Antibodies can be used to create animal models that lack one or multiple cell types. There are several advantages of using antibodies in lieu of genetically engineering a “knock-out” model. First, because the antibody is administered to an existing animal, there is no need to generate a genetically engineered model, which may not even have been feasible. Second, the depletion is reversible, assuming the cell type is naturally replenished. This approach has been successfully used in vivo for T cell depletion using MAbs directed against CD4 (GK1.5), CD8 (53-6.72 or 2.43), CD3 (145-2C11 or KT3), and/or CD2 (BTI-322 as well as its humanized version) ( Kruisbeek 2003 ; Mottram et al. 2002 ; Snanoudj et al. 2004 ). The caveats to this approach are that one cannot assume 100% efficacy and that large quantities of antibodies are necessary (100-500 μg/mouse).

If developing a genetically engineered model lacking a specific cell population is desirable, the gene coding for an antibody known to bind to and delete the targeted population can be knocked in and permanently expressed to generate mice that are deficient for the appropriate cells. This technique has been used to generate a natural killer (NK 1 ) cell-deficient mouse by engineering plasma cells to express the heavy and light chains of the anti-NK1.1 MAb PK136, which has been shown to deplete antibody-specific NK cells when administered in vivo ( Yuan et al. 2004 ).

Immunotherapy and Imaging

Despite the vast use of antibodies in basic research, their translation into the clinic, especially as immunotherapeutics , has only recently begun to meet the expectations of a “magic bullet” put forth more than a century ago by Ehrlich ( Winau et al. 2004 ). These expectations were based on the proven principle that passive/serum immunotherapy could bestow protection against infectious agents such as Corynebacterium diphtheriae . The prospects of transferring polyclonal serum from an immune-protected animal/human to a patient were often hampered by lack of reproducibility, and toxic side effects associated with injecting foreign proteins ( Llewelyn et al. 1992 ). It has taken years to develop the necessary knowledge to begin to harness the power held within the serum, specifically that of the antibody, while reducing adverse effects. To supplement the brief overview of immunotherapy we have provided, we urge the reader to consult the extensive literature, for details ( Börjesson et al. 2004 ; Britz-Cunningham and Adelstein 2003 ; Casadevall et al. 2004 ; Chester et al. 2004 ; Francis and Begent 2003 ; Kipriyanov 2003 ; Pelegrin et al. 2004 ; Waldmann 2003 ).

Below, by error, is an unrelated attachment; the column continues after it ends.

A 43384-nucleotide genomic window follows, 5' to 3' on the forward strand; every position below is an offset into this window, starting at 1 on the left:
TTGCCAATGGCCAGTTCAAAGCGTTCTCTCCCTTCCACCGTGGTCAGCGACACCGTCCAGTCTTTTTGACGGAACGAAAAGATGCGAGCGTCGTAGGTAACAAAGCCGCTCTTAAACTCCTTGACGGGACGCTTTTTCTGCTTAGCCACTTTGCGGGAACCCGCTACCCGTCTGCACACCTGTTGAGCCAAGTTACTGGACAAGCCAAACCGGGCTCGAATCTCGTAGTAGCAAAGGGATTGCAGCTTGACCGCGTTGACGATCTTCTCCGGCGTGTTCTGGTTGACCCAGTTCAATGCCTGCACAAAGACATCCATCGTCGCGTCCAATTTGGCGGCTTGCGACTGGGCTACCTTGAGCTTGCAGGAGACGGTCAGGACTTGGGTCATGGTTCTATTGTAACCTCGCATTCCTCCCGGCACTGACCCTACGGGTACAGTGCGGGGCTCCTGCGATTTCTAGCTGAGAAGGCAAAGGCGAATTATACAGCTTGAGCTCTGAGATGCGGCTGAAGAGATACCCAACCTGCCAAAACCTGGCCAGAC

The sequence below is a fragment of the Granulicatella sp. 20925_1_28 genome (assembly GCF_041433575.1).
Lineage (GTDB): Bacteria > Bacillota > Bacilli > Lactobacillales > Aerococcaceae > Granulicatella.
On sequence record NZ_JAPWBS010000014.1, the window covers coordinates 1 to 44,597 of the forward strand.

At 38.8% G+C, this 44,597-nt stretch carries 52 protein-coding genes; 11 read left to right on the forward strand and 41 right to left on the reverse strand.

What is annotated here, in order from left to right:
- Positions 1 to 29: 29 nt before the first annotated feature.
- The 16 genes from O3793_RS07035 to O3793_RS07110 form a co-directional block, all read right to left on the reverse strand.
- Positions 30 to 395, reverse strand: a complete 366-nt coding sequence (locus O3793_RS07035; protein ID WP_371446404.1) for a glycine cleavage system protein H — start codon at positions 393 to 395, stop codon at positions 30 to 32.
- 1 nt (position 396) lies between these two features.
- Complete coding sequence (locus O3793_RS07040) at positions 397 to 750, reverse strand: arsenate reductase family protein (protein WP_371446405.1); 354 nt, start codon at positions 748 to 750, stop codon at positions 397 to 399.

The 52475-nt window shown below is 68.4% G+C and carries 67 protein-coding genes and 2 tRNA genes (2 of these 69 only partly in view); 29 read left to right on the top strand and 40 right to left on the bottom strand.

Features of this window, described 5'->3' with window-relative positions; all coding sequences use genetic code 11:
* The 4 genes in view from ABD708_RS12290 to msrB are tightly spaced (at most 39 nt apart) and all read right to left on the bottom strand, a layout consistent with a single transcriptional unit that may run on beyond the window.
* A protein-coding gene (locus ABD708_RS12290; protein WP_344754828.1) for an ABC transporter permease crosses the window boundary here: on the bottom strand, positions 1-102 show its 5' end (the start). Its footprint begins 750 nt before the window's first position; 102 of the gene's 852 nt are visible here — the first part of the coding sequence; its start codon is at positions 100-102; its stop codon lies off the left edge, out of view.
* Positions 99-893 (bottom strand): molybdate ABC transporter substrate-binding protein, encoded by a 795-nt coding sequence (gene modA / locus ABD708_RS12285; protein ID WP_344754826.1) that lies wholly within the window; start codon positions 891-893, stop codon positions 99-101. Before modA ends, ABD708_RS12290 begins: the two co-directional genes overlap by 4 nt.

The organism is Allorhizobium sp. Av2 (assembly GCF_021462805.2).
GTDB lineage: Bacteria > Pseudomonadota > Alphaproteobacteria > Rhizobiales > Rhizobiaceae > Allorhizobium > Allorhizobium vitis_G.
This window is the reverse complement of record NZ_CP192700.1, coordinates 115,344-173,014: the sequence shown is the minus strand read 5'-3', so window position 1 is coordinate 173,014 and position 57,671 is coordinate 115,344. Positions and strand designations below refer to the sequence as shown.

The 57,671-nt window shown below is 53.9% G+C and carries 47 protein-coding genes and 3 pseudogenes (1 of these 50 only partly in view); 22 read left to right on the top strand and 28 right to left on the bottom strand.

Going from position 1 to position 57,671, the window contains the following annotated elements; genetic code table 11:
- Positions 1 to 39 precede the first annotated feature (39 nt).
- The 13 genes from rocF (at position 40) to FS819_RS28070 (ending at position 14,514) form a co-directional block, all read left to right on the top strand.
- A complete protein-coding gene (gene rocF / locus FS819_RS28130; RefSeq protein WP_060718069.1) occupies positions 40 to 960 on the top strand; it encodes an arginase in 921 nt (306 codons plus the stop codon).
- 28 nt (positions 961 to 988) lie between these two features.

A variety of strategies have been deployed using antibodies to facilitate death of specific cell types, a central objective in the treatment of cancer. Once the antigen-binding domains have localized the antibody to the target cell, antibody-dependent cellular cytotoxicity (ADCC 1 ) or complement-mediated lysis can be initiated through the Fc region. Binding of the Fc-gamma receptor III, which stimulates ADCC, to the Fc region of Rituxan® (rituximab) [anti-CD20\] and Herceptin® (trastuzumab) [anti-HER2/neu\] has been shown in xenografted mice to be one of the mechanisms by which they may mediate their antitumor effects on non-Hodgkin's lymphoma and breast cancer, respectively ( Baselga and Albanell 2001 ; Cartron et al. 2004 ; Clynes et al. 1998 , 2000 ; Waldmann 2003 ). Herceptin also causes down-regulation of the receptor, resulting in a decrease in cell growth. Alternatively, the antibody can be modified to “carry and deliver” a lethal substance directly to the targeted cells. ( Börjesson et al. 2004 ; Britz-Cunningham and Adelstein 2003 ; Waldmann 2003 ).